Jumping mechanisms in gum treehopper insects (Hemiptera, Eurymelinae).

J Exp Biol. 2013 Apr 25;
Burrows M

Jumping in a species of Australian gum treehopper was analysed from high speed images. Adults and nymphs of Pauroeurymela amplicincta lived together in groups that were tended by ants, but only adults jumped. The winged adults with a body mass of 23 mg and a body length of 7 mm had some morphological characteristics intermediate between those of their close relatives the leafhoppers (Cicadellidae) and the treehoppers (Membracidae). They, like leafhoppers, lacked the prominent prothoracic helmets of membracid treehoppers, but their large hind coxae were linked by press studs (poppers), that are present in leafhoppers but not treehoppers. The hind legs were only 30-40% longer than the other legs and 67% of body length. They are thus of similar proportions to the hind legs of treehoppers but much shorter than those of most leafhoppers. Jumping was propelled by the hind legs, that moved in the same plane as each other beneath and almost parallel to the longitudinal axis of the body. A jump was preceded by full levation of the coxo-trochanteral joints of the hind legs. In its best jumps, the rapid depression of these joints then accelerated the insect in 1.4 ms to a take-off velocity of 3.8 m s(-1) so that it experienced a force of almost 280 g. In 22% of jumps, the wings opened before take-off but did not flap until airborne when the body rotated little in any plane. The energy expended was 170 µJ, the power output was 122 mW, and the force exerted was 64 mN. Such jumps are predicted to propel the insect forwards 1450 mm (200 times body length) and to a height of 430 mm if there is no effect of wind resistance. The power output per mass of jumping muscle far exceeded the maximum active contractile limit of muscle and indicates that a catapult-like action must be used. This eurymelid therefore outperforms both leafhoppers and treehoppers in its faster acceleration and in its higher take-off velocity. HubMed – depression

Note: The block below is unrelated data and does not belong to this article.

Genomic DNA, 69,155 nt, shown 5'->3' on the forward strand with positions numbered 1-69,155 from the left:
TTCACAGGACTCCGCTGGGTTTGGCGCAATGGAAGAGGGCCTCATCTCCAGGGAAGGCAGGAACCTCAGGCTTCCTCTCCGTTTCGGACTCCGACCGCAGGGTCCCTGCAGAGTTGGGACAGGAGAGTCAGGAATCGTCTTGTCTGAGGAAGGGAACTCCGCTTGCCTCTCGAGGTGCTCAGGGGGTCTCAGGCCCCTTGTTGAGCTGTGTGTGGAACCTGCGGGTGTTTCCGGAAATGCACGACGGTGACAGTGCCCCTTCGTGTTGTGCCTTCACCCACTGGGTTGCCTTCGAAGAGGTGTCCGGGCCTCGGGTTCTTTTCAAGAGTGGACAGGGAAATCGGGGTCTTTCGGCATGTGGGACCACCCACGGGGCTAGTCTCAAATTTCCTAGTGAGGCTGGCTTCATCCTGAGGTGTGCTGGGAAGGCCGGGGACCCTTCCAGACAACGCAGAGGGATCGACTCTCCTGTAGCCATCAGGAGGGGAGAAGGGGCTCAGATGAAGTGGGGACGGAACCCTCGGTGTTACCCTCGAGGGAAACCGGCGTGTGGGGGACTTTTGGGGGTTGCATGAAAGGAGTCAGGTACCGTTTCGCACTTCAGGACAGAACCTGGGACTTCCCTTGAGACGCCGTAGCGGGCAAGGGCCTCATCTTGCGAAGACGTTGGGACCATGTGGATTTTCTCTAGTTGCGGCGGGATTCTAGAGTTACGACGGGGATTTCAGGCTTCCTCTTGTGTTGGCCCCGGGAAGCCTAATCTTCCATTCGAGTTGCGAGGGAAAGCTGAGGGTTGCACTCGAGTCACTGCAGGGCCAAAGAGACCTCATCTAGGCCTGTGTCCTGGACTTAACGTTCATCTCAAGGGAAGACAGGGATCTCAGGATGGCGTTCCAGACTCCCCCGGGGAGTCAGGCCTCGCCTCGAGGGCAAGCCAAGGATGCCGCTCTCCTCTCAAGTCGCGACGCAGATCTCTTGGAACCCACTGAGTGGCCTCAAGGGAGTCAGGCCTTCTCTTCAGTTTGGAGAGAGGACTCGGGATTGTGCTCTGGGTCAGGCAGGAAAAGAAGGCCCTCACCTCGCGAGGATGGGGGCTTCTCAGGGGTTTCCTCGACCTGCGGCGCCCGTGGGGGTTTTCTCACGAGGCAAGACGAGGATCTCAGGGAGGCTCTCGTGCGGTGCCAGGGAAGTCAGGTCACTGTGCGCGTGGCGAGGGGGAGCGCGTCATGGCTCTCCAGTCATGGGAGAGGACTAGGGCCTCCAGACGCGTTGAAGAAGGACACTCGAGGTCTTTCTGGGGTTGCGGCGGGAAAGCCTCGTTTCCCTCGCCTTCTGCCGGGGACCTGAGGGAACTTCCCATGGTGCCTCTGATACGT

Stressors, Stress Response, and Cancer Recurrence: A Systematic Review.

Cancer Nurs. 2013 Apr 24;
Todd BL, Moskowitz MC, Ottati A, Feuerstein M

BACKGROUND:: Cancer survivors assume that stress plays an important role in cancer recurrence. However, the role of stress in the etiology of cancer recurrence remains unclear. OBJECTIVE:: A systematic review examining the causal role of exposure to stressors and/or stress response and cancer recurrence was conducted. METHODS:: The authors screened the scientific literature published from December 1979 through April 2012. Prospective studies and randomized control trials that examined the link between exposure to stressors and/or stress response and cancer recurrence were included in the review. RESULTS:: Fifteen studies examined exposures to stressors (life event questionnaires) and/or multiple indices of the stress response (mood, anxiety, depression, biological, and immune measures). The relationships between stressors and/or stress response and recurrence were observed as no relationship (80%), positive relationship (33%), and inverse relationship (27%). One of 3 randomized control trials reported a positive relationship between stress reduction and reduced risk of recurrence. CONCLUSIONS:: The scientific literature to date indicates no clear evidence for a causal relationship between stress (measured as stressor exposure and/or stress response) and cancer recurrence. Although additional high-quality research is needed to provide a more definitive answer, the evidence to date does not support this hypothesis. IMPLICATIONS FOR PRACTICE:: Although at present, there is no evidence indicating a causal relationship between stress and cancer recurrence, attending to the reduction in a cancer survivor’s stress response can improve emotional well-being and quality of life. HubMed – depression